US warns tariffs may rise in December without final China trade deal
Declaration illustrates fragility of current ‘love fest’
Steven Mnuchin, the US treasury secretaryomberg, had warned China over tariffs.
Steven Mnuchin, the US treasury secretary, has warned that a new round of tariffs set for December 15th on $156 billion (€141 million) of Chinese goods would be triggered if Beijing failed to seal the limited deal tentatively struck with Donald Trump last week.
Mr Mnuchin’s warning in an interview with CNBC on Monday highlighted the fragility of the truce reached on Friday in the US-China trade war, despite Mr Trump’s declaration that a “love fest” was suddenly at hand between the world’s two largest economies.
While Mr Trump hailed the settlement reached on Friday after Liu He, China’s vice-premier, spent two days in Washington negotiating with top US officials, Chinese officials have been more cautious about the outcome, merely pointing to progress between the countries.
The limited deal outlined on Friday involves the US holding off on a tariff increase from 25 per cent to 30 per cent on $250 billion of Chinese goods, which was due to take effect on Tuesday.
In exchange, China agreed to boost agricultural purchases and make some limited concessions on access to its financial markets and curbs on intellectual property theft. But there was no joint statement or text.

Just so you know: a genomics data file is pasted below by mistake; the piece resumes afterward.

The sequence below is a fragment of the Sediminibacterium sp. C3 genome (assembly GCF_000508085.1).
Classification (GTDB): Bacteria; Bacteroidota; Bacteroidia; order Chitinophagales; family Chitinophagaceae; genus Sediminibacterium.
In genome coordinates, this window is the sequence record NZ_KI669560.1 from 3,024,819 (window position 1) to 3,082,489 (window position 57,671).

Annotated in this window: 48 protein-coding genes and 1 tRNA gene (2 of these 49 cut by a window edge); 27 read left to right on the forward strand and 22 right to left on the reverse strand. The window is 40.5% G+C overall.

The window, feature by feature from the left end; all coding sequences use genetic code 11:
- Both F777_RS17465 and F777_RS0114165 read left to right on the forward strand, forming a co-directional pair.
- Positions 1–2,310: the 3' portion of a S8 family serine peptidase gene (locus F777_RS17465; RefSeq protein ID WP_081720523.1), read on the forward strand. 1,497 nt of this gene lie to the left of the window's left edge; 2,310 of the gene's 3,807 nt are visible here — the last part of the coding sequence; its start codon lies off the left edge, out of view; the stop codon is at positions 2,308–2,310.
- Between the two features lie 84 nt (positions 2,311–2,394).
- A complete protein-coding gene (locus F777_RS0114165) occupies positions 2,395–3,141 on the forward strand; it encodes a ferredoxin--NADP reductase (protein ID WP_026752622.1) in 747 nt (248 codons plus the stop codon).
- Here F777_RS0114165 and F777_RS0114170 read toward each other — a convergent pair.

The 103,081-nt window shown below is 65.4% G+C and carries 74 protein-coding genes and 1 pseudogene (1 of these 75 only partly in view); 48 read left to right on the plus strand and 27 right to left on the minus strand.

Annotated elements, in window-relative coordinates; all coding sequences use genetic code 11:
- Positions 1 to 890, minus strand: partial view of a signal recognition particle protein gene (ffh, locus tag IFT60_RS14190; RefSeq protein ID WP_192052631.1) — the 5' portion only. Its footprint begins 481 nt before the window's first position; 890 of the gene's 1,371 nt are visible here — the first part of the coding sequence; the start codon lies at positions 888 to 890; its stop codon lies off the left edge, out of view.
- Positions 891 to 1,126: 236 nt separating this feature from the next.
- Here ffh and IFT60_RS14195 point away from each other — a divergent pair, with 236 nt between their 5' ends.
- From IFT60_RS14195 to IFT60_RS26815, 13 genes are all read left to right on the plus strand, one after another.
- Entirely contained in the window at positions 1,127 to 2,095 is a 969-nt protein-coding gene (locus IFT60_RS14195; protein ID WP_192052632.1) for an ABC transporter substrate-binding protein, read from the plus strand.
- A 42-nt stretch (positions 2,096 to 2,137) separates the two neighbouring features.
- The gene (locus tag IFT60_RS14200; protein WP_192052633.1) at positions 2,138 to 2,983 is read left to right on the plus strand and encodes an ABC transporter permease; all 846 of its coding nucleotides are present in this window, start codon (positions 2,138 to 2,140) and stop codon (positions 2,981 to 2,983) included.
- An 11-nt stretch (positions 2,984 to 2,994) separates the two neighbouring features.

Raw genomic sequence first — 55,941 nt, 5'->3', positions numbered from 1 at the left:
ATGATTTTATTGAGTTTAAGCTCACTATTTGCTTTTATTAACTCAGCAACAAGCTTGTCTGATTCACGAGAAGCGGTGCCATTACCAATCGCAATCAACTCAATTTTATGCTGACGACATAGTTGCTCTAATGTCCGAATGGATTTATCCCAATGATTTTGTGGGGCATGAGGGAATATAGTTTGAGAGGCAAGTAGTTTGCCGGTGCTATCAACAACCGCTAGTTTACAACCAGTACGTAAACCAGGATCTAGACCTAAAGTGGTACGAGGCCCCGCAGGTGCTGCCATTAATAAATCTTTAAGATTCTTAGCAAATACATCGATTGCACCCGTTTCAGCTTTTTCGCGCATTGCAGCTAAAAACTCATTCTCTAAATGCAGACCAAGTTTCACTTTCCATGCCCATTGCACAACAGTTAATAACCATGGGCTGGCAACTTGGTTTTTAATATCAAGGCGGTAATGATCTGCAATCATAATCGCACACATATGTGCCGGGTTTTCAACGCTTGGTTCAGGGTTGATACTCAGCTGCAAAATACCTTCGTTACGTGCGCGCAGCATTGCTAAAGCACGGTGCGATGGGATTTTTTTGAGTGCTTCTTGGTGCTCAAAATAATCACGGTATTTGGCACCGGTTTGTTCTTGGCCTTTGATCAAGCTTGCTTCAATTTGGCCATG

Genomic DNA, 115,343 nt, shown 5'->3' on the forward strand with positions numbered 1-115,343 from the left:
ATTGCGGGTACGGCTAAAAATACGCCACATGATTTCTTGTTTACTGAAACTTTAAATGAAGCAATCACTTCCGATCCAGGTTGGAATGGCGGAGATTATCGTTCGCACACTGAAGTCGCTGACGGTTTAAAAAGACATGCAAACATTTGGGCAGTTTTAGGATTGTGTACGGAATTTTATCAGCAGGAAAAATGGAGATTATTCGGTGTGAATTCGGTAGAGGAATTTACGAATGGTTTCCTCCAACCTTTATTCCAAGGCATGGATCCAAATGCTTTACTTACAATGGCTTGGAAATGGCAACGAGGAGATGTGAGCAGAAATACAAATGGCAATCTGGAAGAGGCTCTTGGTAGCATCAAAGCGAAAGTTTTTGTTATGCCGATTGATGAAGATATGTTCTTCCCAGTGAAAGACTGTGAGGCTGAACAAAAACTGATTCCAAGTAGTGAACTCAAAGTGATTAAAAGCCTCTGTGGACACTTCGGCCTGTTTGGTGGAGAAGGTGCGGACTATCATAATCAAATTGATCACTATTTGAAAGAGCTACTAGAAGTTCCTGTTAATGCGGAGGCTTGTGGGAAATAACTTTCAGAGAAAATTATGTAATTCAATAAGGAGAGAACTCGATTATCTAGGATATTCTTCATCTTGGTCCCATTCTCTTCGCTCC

Mr Trump said it would take up to five weeks to complete the “phase one” deal, roughly in time for him to meet Xi Jinping, at the Apec summit in Chile in mid-November. Although the US never took the December 15th tariff increase off the table, Mr Mnuchin’s explicit warning raises the stakes for remainder of the negotiations.
“I have every expectation if there’s not a deal those tariffs will go in place, but I expect we’ll have a deal,” Mr Mnuchin said.
The deal was limited because it failed to address many of the biggest sticking points in US-China economic relations that are at the root of the trade war, such as industrial subsidies and cybertheft. – Copyright The Financial Times Limited 2019